The following table reflects operating results of the discontinued operations for fiscal 2006, 2007 and 2008:

 

     Fiscal  
(in thousands)    2006     2007     2008  

Net revenue : Wire

   $ 316,015     $ 329,878     $ 423,971  

Net revenue : Test

     42,698       —         —    
                        

Net revenue from discontinued operations

   $ 358,713     $ 329,878     $ 423,971  
                        

Income (loss) from discontinued operations before tax

   $ (12,706 )   $ 18,934     $ 23,690  

Income tax benefit (expense)

     3,342       (60 )     (249 )
                        

Income (loss) from discontinued operations, net of tax

   $ (9,364 )   $ 18,874     $ 23,441  
                        

 

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The following table reflects the major classes of assets and liabilities associated with the Company’s Wire business discontinued operations as of September 29, 2007 and September 27, 2008:

 

     As of
(in thousands)    September 29, 2007    September 27, 2008

Accounts receivable, net

   $ 60,819    $ 78,573

Inventories, net

     31,117      48,907

Other current assets

     2,269      478

Plant, property and equipment, net

     3,845      3,053

Goodwill

     29,684      29,684

Other assets

     153      172
             

Total assets of discontinued operations

   $ 127,887    $ 160,867

Accounts payable

     19,745      32,275

Accrued expenses and other current liabilities

     2,456      2,136

Other liabilities

     809      624
             

Net assets of discontinued operations: Wire

   $ 104,877    $ 125,832
             

The Company had no assets or liabilities associated with its former Test business as of September 29, 2007 or September 27, 2008.

Wire Business

Subsequent to year end, on September 29, 2008, the Company completed the sale of certain assets associated with its Wire business and recognized net proceeds of $155.0 million, subject to certain working capital adjustments. The Company expects the gain on the sale of its Wire business to be approximately $22.1 million to $25.1 million and will be recognized in the first quarter of fiscal 2009.

Test Business

During the fiscal 2006, the Company committed to a plan of disposal and sold its Test business in two separate transactions as follows:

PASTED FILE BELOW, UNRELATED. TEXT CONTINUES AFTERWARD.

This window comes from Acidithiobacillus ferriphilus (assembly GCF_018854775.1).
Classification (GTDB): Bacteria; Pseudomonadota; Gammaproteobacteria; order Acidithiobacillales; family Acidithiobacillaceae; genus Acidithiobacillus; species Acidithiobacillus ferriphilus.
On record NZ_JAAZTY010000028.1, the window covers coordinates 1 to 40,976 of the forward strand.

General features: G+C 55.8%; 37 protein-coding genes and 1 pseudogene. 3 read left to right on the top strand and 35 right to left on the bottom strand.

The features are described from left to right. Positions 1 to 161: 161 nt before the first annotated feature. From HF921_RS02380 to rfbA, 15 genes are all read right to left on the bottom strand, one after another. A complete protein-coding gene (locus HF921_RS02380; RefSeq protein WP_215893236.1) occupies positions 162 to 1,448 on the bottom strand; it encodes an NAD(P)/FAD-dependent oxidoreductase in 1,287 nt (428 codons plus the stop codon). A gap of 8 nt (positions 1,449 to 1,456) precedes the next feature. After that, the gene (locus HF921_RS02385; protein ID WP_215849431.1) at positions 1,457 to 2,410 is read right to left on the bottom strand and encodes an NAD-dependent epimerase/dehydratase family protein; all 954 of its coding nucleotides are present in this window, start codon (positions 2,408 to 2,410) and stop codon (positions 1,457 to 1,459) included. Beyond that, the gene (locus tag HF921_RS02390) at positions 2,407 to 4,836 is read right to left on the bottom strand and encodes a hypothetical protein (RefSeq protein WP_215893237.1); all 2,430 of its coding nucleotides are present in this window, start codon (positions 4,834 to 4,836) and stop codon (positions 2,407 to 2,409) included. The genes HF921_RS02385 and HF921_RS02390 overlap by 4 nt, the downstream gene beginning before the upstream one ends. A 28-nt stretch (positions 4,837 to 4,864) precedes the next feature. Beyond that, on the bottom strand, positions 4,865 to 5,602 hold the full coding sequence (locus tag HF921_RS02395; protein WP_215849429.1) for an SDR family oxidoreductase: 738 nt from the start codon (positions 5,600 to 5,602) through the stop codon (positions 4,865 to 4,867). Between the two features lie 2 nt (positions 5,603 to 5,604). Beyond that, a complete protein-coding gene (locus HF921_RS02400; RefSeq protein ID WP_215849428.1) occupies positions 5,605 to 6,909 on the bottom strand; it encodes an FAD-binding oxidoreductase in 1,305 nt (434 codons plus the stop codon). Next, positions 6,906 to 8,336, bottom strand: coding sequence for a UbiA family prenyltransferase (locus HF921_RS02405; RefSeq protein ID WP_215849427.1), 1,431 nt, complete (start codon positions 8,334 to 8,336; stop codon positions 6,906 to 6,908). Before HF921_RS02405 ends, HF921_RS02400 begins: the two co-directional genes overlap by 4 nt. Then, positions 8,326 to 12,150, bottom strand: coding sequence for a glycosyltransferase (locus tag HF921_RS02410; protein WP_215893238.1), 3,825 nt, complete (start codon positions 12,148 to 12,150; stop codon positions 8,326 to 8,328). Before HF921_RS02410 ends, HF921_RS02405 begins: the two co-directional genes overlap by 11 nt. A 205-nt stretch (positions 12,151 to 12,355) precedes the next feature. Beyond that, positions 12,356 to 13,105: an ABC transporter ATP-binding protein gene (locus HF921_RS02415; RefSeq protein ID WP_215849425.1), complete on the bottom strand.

1. On March 3, 2006, the Company completed the sale of substantially all of the assets and certain of the liabilities of its Wafer Test business to SV Probe, PTE. Ltd. (“SV Probe”) for initial proceeds of $10.0 million in cash plus the assumption of accounts payable and certain other liabilities, subject to a post-closing working capital adjustment that was settled in the three months ended July 1, 2006. Certain accounts receivable were excluded from the assets sold.

 

  2. On March 31, 2006, the Company completed the sale of substantially all of the assets and certain of the liabilities of its Package Test business to Antares conTech, Inc., an entity formed by Investcorp Technology Ventures II, L.P. and its affiliates (collectively “Investcorp”) for initial proceeds of $17.0 million in cash plus the assumption of accounts payable and certain other liabilities, subject to a post-closing working capital adjustment that was settled in the three months ended July 1, 2006.

During fiscal 2006, the Company recorded a loss of $0.8 million on the disposal of its Test business.

 

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The following table reflects facilities-related accrued expenses associated with the discontinuation of the Test business included in continuing operations in fiscal 2007 and 2008:

 

(in thousands)    Facilities  

Balance as of September 30, 2006

   $ 5,454  

Change in estimate included in continuing operations

     1,570  

Payment of obligations

     (1,763 )
        

Balance as of September 29, 2007

   $ 5,261  

Change in estimate included in continuing operations

     239  

Payment of obligations

     (1,554 )
        

Balance as of September 27, 2008

   $ 3,946  
        

Facility estimates are subject to change, and such changes could result in an increase or decrease to the estimated facilities charges previously recorded. Payments of facility obligations are expected to be paid out through September 2012.

NOTE 3: GOODWILL AND INTANGIBLE ASSETS

Goodwill